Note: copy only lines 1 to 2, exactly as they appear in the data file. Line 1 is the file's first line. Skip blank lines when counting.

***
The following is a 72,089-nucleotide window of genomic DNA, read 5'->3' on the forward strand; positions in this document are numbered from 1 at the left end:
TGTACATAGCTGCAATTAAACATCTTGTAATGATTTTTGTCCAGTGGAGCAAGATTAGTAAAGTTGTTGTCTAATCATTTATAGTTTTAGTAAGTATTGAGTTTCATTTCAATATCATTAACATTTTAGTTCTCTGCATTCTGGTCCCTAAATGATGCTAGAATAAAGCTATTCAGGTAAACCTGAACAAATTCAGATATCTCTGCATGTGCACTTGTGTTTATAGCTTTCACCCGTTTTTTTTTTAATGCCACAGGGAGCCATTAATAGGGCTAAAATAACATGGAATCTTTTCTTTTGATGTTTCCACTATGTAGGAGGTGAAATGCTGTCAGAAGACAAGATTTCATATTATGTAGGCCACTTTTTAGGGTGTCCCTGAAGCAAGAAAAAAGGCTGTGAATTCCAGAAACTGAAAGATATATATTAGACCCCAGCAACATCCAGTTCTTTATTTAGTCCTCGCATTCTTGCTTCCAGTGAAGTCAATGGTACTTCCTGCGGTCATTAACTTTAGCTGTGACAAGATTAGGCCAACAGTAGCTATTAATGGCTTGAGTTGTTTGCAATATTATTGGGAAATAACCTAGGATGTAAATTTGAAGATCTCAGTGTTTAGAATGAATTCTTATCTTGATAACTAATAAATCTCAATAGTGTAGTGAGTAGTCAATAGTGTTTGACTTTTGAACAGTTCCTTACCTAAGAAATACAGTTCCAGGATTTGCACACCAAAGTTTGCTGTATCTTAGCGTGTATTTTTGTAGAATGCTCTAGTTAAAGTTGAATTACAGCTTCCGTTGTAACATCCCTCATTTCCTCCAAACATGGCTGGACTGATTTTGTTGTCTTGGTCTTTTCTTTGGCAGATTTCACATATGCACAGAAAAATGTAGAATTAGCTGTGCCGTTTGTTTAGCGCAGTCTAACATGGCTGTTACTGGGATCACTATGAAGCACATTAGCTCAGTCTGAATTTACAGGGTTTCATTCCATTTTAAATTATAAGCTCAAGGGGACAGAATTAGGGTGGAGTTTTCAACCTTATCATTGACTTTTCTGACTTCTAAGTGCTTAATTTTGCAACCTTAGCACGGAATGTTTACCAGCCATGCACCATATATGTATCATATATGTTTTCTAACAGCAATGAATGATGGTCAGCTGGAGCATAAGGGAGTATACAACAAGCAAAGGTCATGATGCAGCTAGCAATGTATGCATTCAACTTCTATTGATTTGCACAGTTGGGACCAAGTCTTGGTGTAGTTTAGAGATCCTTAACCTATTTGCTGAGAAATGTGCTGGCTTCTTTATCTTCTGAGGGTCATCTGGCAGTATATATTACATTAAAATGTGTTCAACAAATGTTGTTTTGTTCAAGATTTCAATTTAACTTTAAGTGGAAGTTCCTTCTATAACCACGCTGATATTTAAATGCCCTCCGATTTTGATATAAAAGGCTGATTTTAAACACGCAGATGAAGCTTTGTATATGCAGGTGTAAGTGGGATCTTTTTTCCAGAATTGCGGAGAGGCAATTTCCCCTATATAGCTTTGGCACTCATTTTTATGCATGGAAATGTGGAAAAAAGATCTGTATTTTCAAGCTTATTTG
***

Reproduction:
The following is a 72,089-nucleotide window of genomic DNA, read 5'->3' on the forward strand; positions in this document are numbered from 1 at the left end:
TGTACATAGCTGCAATTAAACATCTTGTAATGATTTTTGTCCAGTGGAGCAAGATTAGTAAAGTTGTTGTCTAATCATTTATAGTTTTAGTAAGTATTGAGTTTCATTTCAATATCATTAACATTTTAGTTCTCTGCATTCTGGTCCCTAAATGATGCTAGAATAAAGCTATTCAGGTAAACCTGAACAAATTCAGATATCTCTGCATGTGCACTTGTGTTTATAGCTTTCACCCGTTTTTTTTTTAATGCCACAGGGAGCCATTAATAGGGCTAAAATAACATGGAATCTTTTCTTTTGATGTTTCCACTATGTAGGAGGTGAAATGCTGTCAGAAGACAAGATTTCATATTATGTAGGCCACTTTTTAGGGTGTCCCTGAAGCAAGAAAAAAGGCTGTGAATTCCAGAAACTGAAAGATATATATTAGACCCCAGCAACATCCAGTTCTTTATTTAGTCCTCGCATTCTTGCTTCCAGTGAAGTCAATGGTACTTCCTGCGGTCATTAACTTTAGCTGTGACAAGATTAGGCCAACAGTAGCTATTAATGGCTTGAGTTGTTTGCAATATTATTGGGAAATAACCTAGGATGTAAATTTGAAGATCTCAGTGTTTAGAATGAATTCTTATCTTGATAACTAATAAATCTCAATAGTGTAGTGAGTAGTCAATAGTGTTTGACTTTTGAACAGTTCCTTACCTAAGAAATACAGTTCCAGGATTTGCACACCAAAGTTTGCTGTATCTTAGCGTGTATTTTTGTAGAATGCTCTAGTTAAAGTTGAATTACAGCTTCCGTTGTAACATCCCTCATTTCCTCCAAACATGGCTGGACTGATTTTGTTGTCTTGGTCTTTTCTTTGGCAGATTTCACATATGCACAGAAAAATGTAGAATTAGCTGTGCCGTTTGTTTAGCGCAGTCTAACATGGCTGTTACTGGGATCACTATGAAGCACATTAGCTCAGTCTGAATTTACAGGGTTTCATTCCATTTTAAATTATAAGCTCAAGGGGACAGAATTAGGGTGGAGTTTTCAACCTTATCATTGACTTTTCTGACTTCTAAGTGCTTAATTTTGCAACCTTAGCACGGAATGTTTACCAGCCATGCACCATATATGTATCATATATGTTTTCTAACAGCAATGAATGATGGTCAGCTGGAGCATAAGGGAGTATACAACAAGCAAAGGTCATGATGCAGCTAGCAATGTATGCATTCAACTTCTATTGATTTGCACAGTTGGGACCAAGTCTTGGTGTAGTTTAGAGATCCTTAACCTATTTGCTGAGAAATGTGCTGGCTTCTTTATCTTCTGAGGGTCATCTGGCAGTATATATTACATTAAAATGTGTTCAACAAATGTTGTTTTGTTCAAGATTTCAATTTAACTTTAAGTGGAAGTTCCTTCTATAACCACGCTGATATTTAAATGCCCTCCGATTTTGATATAAAAGGCTGATTTTAAACACGCAGATGAAGCTTTGTATATGCAGGTGTAAGTGGGATCTTTTTTCCAGAATTGCGGAGAGGCAATTTCCCCTATATAGCTTTGGCACTCATTTTTATGCATGGAAATGTGGAAAAAAGATCTGTATTTTCAAGCTTATTTG